1. Oct 28, 2004

dabouncerx24

Can somebody please explain to me why

sin(x+h) = sinxcosh + cosxsinh

in detail.

2. Oct 29, 2004

vsage

3. Oct 29, 2004

HallsofIvy

Staff Emeritus
That's one way.

It can also be done this way (but this is much more "mathematically sophisticated")

sin(x) and cos(x) are solutions to the differential equation y"= - y with the properties that cos(0)= 1, cos'(0)= 0, sin(0)= 1, sin'(0)= 1 so it can be shown that any solution to y"= -y with y(0)= A, y'(0)= B must be of the form y= Acos(x)+ Bsin(x).

Let y(x)= sin(x+ h) where h is a constant. Then y'(x)= cos(x+ h) and y"= -sin(x+h)= -y. This function y satisfies the differential equation. Also y(0)= sin(0+h)= sin(h) and y'(0)= cos(x+ h)= cos(x). Therefore, y(x)= sin(x+h)= sin(h)cos(x)+ cos(h)sin(x).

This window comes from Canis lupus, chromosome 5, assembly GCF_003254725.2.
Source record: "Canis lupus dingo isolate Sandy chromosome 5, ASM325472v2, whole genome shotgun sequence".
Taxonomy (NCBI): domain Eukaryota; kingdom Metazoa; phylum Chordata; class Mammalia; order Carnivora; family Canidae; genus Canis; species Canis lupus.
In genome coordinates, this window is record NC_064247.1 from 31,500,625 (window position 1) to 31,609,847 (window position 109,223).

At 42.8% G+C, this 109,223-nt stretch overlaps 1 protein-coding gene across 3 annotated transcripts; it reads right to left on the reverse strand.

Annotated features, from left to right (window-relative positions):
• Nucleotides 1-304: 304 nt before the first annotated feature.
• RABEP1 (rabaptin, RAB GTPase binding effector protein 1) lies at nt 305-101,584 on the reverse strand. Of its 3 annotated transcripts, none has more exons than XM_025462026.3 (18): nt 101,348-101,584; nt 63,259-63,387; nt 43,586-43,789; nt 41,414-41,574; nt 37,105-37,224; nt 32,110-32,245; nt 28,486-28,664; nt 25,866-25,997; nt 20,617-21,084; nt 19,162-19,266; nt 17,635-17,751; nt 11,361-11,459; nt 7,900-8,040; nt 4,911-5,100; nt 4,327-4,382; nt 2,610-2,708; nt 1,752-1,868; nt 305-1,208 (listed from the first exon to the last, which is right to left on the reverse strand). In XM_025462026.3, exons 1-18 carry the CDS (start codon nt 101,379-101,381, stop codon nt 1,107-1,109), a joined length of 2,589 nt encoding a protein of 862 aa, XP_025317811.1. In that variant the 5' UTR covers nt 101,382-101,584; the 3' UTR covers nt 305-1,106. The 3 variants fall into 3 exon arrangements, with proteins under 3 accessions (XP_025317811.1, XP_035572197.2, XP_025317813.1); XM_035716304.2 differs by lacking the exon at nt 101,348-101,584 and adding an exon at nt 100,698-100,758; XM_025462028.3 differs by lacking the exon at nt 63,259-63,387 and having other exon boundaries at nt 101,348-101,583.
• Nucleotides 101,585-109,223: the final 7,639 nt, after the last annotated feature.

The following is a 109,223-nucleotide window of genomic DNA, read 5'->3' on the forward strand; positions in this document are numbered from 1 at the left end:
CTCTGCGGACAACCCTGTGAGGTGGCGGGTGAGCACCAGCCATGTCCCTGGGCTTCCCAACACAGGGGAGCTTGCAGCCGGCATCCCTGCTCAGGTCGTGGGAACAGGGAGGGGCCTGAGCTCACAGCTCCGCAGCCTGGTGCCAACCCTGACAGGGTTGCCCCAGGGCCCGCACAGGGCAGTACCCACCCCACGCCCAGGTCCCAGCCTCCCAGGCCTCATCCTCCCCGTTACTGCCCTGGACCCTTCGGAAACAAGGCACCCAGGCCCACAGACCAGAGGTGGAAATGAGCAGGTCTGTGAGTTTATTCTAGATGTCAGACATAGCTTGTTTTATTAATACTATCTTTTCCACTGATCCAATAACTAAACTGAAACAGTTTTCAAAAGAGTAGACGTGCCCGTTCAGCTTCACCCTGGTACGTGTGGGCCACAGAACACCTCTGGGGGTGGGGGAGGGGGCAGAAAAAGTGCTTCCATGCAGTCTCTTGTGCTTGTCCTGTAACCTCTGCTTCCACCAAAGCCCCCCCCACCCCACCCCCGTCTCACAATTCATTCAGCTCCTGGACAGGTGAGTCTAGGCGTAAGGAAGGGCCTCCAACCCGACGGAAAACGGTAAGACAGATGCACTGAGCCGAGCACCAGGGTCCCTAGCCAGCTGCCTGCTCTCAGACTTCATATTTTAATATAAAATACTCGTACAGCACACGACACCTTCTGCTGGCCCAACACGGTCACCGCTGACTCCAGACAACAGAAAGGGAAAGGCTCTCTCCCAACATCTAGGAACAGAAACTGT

You can also let y(x)= cos(x+h). Then y'(x)= -sin(x+h) and y"(x)= -cos(x+h)= -y.
y(0)= cos(h) and y'(0)= -sin(h). Therefore y(x)= cos(x+h)= cos(h)cos(x)- sin(h)sin(x).

4. Oct 29, 2004

matt grime

Or use the identities

sinh(y) = {e^y - e^{-y}}/2

sin(y) = {e^{iy}-e^{-iy}}/2

etc,

if you know about complex numbers